He was taken to a psychiatric clinic at Huddinge hospital after he broke down on Saturday, and a doctor at Kronobergs prison said that he could be a danger to himself. DN reported on Saturday that prison officers and four members of the local police were guarding the convicted murderer.
The prison governor, Åke Pettersson, told DN that the fact that he had been taken to hospital indicated that the situation was serious. “Admission to hospital in a situation like this is a sign that the necessary medical care is beyond the prison’s capabilities,” he said.
Mjailovic’s lawyer, Peter Althin, criticised his client’s treatment, saying that despite being sentenced to psychiatric care, Mijailovic has continued been held in a normal prison while prosecutors contest the sentence. “He was sentenced to psychiatric care by the court, but he hasn’t got the care he needed because of the prosecutors,” he said.
Prosecutors said that there was no reason why their appeal to keep him in prison should be affected by his ill health. Chief prosecutor Agneta Blidberg told DN that the date for the hearing had not even been set yet.
There was no immediate sign of a link between Mijailovic’s health problems and his decision to renounce his Swedish citizenship. DN reported that he has decided to retain only his Serbian passport. The killer was born in Sweden, but was already a citizen of Serbia and Montenegro, his parents having moved here in the 1970s from the country then known as Yugoslavia.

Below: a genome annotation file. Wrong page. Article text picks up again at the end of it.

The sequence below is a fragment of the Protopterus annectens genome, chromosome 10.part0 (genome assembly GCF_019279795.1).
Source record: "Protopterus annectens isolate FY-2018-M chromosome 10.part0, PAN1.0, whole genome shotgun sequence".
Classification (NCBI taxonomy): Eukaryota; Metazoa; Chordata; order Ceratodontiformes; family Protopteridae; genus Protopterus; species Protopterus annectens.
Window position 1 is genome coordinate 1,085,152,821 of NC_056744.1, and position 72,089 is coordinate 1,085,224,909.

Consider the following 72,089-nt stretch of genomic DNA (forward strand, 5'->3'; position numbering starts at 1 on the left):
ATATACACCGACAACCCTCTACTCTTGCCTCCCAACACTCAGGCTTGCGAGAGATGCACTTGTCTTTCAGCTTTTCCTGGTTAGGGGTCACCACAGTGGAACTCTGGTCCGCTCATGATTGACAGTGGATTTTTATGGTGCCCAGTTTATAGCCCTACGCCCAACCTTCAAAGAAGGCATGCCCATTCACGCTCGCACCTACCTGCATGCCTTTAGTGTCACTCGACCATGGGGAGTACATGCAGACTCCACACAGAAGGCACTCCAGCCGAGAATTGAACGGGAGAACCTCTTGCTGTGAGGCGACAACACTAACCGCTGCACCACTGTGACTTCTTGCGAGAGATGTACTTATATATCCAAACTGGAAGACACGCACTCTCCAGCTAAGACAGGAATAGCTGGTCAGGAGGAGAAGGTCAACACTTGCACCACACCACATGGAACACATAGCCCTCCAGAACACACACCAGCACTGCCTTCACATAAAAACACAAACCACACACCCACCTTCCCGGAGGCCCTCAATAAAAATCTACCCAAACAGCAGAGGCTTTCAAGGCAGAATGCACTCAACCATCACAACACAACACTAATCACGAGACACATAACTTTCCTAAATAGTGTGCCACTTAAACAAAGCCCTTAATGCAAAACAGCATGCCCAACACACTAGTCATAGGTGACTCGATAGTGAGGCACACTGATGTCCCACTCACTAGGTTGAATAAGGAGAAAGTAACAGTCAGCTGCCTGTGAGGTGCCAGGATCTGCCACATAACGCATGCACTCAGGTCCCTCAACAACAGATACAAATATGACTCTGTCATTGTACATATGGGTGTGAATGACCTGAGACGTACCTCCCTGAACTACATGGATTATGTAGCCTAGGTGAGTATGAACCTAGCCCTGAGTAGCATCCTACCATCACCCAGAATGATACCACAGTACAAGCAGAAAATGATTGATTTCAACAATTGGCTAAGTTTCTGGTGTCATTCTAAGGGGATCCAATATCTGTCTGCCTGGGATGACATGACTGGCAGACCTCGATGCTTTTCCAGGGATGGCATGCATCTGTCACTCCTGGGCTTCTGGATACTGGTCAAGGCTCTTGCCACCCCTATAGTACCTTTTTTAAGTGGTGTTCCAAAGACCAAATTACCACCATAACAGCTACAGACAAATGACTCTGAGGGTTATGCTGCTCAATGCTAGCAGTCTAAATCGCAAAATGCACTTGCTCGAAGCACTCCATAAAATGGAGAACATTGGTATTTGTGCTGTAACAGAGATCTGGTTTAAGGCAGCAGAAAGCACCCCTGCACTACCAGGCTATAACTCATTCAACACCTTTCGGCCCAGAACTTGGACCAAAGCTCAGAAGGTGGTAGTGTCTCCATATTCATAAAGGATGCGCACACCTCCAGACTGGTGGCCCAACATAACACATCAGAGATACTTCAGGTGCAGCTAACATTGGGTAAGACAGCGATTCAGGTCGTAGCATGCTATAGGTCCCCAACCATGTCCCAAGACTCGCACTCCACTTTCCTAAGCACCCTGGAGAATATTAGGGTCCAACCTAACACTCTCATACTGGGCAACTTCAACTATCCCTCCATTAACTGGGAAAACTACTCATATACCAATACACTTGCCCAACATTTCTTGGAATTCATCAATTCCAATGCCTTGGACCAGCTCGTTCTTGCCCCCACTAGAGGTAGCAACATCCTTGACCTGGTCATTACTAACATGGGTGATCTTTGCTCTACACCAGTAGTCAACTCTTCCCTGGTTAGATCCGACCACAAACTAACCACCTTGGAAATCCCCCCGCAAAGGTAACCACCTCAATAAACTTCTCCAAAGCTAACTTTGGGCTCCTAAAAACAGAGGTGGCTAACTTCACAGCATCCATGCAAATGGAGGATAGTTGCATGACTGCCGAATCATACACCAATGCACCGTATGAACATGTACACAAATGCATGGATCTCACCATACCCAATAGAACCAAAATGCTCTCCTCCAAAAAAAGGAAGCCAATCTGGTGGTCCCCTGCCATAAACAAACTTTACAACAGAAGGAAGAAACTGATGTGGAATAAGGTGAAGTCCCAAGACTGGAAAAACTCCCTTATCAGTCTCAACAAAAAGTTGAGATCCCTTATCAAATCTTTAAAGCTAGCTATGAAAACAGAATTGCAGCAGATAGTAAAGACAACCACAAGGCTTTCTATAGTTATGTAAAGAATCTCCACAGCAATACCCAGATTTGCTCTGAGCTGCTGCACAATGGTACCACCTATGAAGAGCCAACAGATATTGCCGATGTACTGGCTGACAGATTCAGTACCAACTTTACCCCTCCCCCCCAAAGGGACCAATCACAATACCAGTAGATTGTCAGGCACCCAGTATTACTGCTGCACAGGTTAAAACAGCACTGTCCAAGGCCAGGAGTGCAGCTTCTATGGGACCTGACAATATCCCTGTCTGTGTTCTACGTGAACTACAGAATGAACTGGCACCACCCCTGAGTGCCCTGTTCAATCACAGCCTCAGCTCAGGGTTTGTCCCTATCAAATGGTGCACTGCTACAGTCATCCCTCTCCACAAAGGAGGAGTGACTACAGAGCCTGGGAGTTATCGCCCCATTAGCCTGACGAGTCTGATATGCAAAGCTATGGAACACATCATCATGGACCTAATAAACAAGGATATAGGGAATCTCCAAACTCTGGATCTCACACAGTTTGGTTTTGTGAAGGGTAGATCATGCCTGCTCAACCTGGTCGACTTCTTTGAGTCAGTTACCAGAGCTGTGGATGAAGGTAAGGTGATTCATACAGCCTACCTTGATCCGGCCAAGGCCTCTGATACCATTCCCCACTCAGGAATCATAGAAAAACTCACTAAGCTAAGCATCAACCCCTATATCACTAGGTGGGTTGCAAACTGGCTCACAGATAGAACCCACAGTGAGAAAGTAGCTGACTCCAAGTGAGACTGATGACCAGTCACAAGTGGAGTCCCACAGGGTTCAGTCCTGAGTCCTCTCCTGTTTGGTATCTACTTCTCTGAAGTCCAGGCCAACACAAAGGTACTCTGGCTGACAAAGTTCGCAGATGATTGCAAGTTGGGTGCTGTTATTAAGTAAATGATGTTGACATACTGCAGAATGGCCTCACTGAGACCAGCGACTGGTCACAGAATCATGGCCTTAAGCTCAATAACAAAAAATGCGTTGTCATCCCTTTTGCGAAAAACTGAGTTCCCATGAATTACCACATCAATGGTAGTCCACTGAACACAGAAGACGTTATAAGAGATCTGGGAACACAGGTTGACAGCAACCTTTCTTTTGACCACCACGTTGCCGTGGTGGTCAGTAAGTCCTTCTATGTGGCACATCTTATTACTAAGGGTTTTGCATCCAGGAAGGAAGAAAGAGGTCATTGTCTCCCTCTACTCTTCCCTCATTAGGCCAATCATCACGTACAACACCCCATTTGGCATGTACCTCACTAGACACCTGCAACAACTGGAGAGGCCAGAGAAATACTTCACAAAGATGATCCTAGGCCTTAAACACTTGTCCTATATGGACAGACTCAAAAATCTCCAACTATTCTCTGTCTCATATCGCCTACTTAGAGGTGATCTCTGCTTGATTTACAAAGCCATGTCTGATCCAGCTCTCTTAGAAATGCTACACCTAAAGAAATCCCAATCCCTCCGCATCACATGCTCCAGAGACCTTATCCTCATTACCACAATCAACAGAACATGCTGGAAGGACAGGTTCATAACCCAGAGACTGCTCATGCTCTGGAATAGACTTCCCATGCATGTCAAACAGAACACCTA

The reasons behind his decision remain shrouded in mystery. According to DN, Peter Althin was giving nothing away on the subject, although he did say that he did not believe that the decision would have any bearing on the proceedings due to start soon in the Supreme Court. However, DN reported rumours that Mijailovic had been wondering whether he could serve his sentence in Serbia and Montenegro, as he was concerned that everyone in Swedish prisons knows who he is.
Thursday’s DN reported that Swedish authorities could approve a move to Serbia. The paper quoted the prison service’s Stefan Englund, who said: “the ball is now in [Mijailovic’s] court.”
Other reports this week suggested the country could gain another notorious killer. Aftonbladet reported that Saddam Hussein intends to make a plea for a pardon from the court currently trying him in Iraq. “We argue that he should be released and allowed to live in exile, in Sweden for example,” his lawyer Giovanni di Stefano told the paper.